If your childhood was happily spent in the glow of an arcade video game, you’ll want to get to know Joshua Axelrod. While the rest of us have used the pandemic to perfect our baking and gardening hobbies, Axelrod has been in his Verona basement reviving the golden age of pixelated entertainment.
“I was fortunate enough to be a kid at that time, and was just absolutely enamored with these machines,” Axelrod says. “The games were a lot of fun to play, and the games were the closest I could get to what was the most high-tech thing around. They were fast, they had interesting controls, and it was the real deal.” He also loved the social aspect of being in an arcade. “Everybody was in the room together, and people were trying to learn off one another to get the next highest score.”
When Axelrod became an adult, the arcade gaming itch returned and he thought about buying one. But a 6-foot-tall, 250-pound machine didn’t square well with a New York City apartment that also needed space for a wife and two children. Axelrod began thinking about something that he had seen online, a hand-built table-top version of an arcade machine. “The guy put a computer inside it, so it could run lots and lots of games,” Axelrod said. “So instead of just Pac-Man, it could run any game in the arcade.”
He invested in some woodworking tools, built a prototype and invited his friends over. It was quite the hit, so in 2013, he lugged the machine out to the Maker Faire in Queens and let anyone who wanted to play on it. “It was an awesome hang, and a lot of people came through asking how they could buy the thing,” Alxelrod said. “The light bulb went off in my head.” Hand carpentry was no longer going to cut it, so he bought a computerized cutting machine called a CNC router and a 3D printer to create plastic parts. He also hired a graphic artist to create images for the outside of the game consoles with an old-style feel. The side gig, Popcade, was born.
Axelrod and his family discovered Verona in 2015, mesmerized by the fact that he could get his kids into good schools without New York City’s exhausting lotteries. “How does nobody else know about this place?” he recalls asking his real estate agent. ”Please don’t let anybody else find out.” The side gig moved too, since there was now plenty of space for it. Last August, the family traded the Laning side of town for a house near Forest that had a separate living space for his mother and a finished basement for his new and vintage arcade games. That was definitely a plus during the pandemic and it allowed the Axelrod’s children–a junior at Verona High School and an 8th grader at H.B. Whitehorne–to entertain the friends in their pod.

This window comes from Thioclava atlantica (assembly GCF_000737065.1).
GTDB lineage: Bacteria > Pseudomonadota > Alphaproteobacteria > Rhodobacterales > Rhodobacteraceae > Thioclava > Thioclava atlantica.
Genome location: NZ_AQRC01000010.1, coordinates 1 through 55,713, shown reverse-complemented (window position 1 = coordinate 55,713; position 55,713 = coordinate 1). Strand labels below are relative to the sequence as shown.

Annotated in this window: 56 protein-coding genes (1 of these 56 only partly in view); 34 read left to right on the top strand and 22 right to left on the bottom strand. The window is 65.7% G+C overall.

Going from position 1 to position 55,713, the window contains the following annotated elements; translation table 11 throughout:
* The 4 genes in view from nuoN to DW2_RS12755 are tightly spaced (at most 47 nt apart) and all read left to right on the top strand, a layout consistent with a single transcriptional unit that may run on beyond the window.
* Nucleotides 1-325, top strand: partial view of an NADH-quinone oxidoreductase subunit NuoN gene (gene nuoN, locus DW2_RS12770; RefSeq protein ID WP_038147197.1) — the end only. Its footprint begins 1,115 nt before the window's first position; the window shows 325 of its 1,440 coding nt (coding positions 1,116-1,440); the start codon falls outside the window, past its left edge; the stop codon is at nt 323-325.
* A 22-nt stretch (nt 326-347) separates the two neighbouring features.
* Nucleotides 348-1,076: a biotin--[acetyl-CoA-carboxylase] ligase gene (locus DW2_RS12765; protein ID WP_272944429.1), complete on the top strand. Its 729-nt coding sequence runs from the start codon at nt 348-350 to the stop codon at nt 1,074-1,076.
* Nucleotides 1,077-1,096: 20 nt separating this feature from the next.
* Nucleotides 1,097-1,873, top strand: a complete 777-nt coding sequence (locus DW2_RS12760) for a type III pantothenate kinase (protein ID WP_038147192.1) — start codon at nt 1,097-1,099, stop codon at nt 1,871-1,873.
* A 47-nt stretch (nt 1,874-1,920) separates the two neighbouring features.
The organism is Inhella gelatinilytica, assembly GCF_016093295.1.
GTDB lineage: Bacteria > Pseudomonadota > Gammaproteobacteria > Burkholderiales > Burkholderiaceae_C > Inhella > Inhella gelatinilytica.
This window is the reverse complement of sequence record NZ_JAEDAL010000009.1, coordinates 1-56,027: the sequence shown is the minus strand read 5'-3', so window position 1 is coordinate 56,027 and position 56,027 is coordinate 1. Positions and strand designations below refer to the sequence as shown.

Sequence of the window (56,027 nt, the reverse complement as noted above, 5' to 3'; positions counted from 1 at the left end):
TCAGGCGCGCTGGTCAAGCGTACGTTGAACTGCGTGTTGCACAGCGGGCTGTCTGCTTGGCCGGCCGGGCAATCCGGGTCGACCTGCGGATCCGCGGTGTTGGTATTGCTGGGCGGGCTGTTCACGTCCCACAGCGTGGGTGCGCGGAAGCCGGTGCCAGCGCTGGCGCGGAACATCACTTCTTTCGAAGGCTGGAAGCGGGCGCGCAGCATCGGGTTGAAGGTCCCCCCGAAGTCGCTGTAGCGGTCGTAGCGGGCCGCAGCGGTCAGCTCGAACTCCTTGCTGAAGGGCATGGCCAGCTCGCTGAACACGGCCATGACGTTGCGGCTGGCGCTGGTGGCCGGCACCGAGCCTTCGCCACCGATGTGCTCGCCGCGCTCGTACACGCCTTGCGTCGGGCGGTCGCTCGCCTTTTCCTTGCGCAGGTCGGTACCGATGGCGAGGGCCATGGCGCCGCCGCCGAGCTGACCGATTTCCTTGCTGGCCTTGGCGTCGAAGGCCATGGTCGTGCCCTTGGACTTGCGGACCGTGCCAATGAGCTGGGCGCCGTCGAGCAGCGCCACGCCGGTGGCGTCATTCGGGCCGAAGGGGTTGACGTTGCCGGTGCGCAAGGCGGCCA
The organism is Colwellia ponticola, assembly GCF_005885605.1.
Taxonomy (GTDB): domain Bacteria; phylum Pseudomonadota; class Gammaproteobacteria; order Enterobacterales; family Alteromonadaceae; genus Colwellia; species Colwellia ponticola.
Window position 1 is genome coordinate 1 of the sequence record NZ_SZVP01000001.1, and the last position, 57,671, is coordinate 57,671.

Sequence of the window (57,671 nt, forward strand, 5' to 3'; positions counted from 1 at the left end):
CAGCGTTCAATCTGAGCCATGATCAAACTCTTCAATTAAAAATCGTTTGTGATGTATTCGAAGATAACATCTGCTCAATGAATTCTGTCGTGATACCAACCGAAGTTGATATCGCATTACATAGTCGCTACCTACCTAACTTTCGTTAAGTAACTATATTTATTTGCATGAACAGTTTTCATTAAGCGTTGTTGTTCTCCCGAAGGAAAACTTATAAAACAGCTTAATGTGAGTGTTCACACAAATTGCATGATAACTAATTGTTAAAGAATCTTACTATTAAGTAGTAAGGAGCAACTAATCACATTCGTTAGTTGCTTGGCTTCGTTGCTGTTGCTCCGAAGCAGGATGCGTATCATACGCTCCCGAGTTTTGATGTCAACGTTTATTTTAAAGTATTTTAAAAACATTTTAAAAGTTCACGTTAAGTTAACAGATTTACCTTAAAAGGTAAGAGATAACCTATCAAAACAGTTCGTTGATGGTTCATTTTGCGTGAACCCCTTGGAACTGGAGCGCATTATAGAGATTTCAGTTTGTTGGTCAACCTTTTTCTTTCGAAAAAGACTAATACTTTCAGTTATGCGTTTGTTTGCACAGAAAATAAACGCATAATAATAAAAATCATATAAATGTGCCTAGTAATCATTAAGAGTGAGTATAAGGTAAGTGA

“After dinner, I get my mom to come downstairs because she likes to play a game called Lady Bug, which is sort of like Pac-Man,” Axelrod says. “It’s fun because we compete a little bit and we try to give each other tips.”
Though Axelrod has a website to sell his game cabinets and the Raspberry Pi computer that makes the games play in full vintage style, Popcade remains a side hustle to his day job at Audible. It’s hard to create a full-time business from retro gaming because the rights to the most lucrative games, like Pac-Man, are tightly controlled by their creators. Axelrod can help Verona neighbors who buy from him to configure the games that are in the public domain. He sells his Popcades at $599 for a flat-packed DIY kit or $699 fully assembled.
And if you’re wondering, all this console building has not turned Axelrod into an arcade game master. “The funny thing is that I’m not really great at these games,” he says. “I’m not the kid who memorized the patterns and beat Pac-Man. I like building them almost more than I like playing them.”
“I also derive a tremendous amount of pleasure watching people enjoy the games,” Axelrod adds. “That to me is like really at the core of all this, I just love introducing people, and allowing them to sort of find their Zen, find their joy and happiness. That’s really what it is.”